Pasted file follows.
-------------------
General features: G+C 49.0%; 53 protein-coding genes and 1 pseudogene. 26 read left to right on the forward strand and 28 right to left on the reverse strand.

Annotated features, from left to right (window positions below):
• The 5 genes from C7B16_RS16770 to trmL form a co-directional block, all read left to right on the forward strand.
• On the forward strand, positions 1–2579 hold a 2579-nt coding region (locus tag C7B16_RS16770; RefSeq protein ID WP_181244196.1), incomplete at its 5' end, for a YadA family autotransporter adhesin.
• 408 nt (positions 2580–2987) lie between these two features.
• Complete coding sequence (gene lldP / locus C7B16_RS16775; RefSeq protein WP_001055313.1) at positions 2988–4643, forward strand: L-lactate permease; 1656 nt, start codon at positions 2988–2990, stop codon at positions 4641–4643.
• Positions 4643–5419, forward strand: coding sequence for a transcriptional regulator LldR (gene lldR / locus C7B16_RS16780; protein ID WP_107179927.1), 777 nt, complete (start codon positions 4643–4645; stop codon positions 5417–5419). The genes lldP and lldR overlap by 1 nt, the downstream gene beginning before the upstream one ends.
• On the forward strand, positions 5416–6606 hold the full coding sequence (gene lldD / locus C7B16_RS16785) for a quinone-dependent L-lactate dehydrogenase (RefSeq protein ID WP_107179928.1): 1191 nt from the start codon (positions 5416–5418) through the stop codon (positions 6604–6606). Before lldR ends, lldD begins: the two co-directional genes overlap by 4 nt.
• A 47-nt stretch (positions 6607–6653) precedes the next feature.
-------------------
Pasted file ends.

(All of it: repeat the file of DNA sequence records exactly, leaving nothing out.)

General features: G+C 49.0%; 53 protein-coding genes and 1 pseudogene. 26 read left to right on the forward strand and 28 right to left on the reverse strand.

Annotated features, from left to right (window positions below):
• The 5 genes from C7B16_RS16770 to trmL form a co-directional block, all read left to right on the forward strand.
• On the forward strand, positions 1–2579 hold a 2579-nt coding region (locus tag C7B16_RS16770; RefSeq protein ID WP_181244196.1), incomplete at its 5' end, for a YadA family autotransporter adhesin.
• 408 nt (positions 2580–2987) lie between these two features.
• Complete coding sequence (gene lldP / locus C7B16_RS16775; RefSeq protein WP_001055313.1) at positions 2988–4643, forward strand: L-lactate permease; 1656 nt, start codon at positions 2988–2990, stop codon at positions 4641–4643.
• Positions 4643–5419, forward strand: coding sequence for a transcriptional regulator LldR (gene lldR / locus C7B16_RS16780; protein ID WP_107179927.1), 777 nt, complete (start codon positions 4643–4645; stop codon positions 5417–5419). The genes lldP and lldR overlap by 1 nt, the downstream gene beginning before the upstream one ends.
• On the forward strand, positions 5416–6606 hold the full coding sequence (gene lldD / locus C7B16_RS16785) for a quinone-dependent L-lactate dehydrogenase (RefSeq protein ID WP_107179928.1): 1191 nt from the start codon (positions 5416–5418) through the stop codon (positions 6604–6606). Before lldR ends, lldD begins: the two co-directional genes overlap by 4 nt.
• A 47-nt stretch (positions 6607–6653) precedes the next feature.